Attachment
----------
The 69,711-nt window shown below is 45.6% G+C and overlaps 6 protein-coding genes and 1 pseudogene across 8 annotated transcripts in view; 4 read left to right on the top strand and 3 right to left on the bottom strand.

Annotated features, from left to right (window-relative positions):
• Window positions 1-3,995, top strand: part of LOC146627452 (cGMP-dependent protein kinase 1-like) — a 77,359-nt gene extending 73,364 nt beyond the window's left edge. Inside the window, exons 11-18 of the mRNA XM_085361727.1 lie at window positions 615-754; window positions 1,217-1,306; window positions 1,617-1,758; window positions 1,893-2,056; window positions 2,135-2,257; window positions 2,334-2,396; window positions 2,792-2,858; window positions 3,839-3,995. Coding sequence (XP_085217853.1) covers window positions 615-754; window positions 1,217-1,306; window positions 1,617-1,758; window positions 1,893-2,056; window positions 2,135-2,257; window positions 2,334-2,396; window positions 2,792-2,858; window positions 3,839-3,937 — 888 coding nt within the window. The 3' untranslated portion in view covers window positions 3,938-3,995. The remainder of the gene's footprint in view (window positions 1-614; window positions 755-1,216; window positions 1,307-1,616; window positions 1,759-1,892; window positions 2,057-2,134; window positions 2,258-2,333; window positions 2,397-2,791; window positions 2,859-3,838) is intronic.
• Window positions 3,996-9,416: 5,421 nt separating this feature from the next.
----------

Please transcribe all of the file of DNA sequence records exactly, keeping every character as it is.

The 69,711-nt window shown below is 45.6% G+C and overlaps 6 protein-coding genes and 1 pseudogene across 8 annotated transcripts in view; 4 read left to right on the top strand and 3 right to left on the bottom strand.

Annotated features, from left to right (window-relative positions):
• Window positions 1-3,995, top strand: part of LOC146627452 (cGMP-dependent protein kinase 1-like) — a 77,359-nt gene extending 73,364 nt beyond the window's left edge. Inside the window, exons 11-18 of the mRNA XM_085361727.1 lie at window positions 615-754; window positions 1,217-1,306; window positions 1,617-1,758; window positions 1,893-2,056; window positions 2,135-2,257; window positions 2,334-2,396; window positions 2,792-2,858; window positions 3,839-3,995. Coding sequence (XP_085217853.1) covers window positions 615-754; window positions 1,217-1,306; window positions 1,617-1,758; window positions 1,893-2,056; window positions 2,135-2,257; window positions 2,334-2,396; window positions 2,792-2,858; window positions 3,839-3,937 — 888 coding nt within the window. The 3' untranslated portion in view covers window positions 3,938-3,995. The remainder of the gene's footprint in view (window positions 1-614; window positions 755-1,216; window positions 1,307-1,616; window positions 1,759-1,892; window positions 2,057-2,134; window positions 2,258-2,333; window positions 2,397-2,791; window positions 2,859-3,838) is intronic.
• Window positions 3,996-9,416: 5,421 nt separating this feature from the next.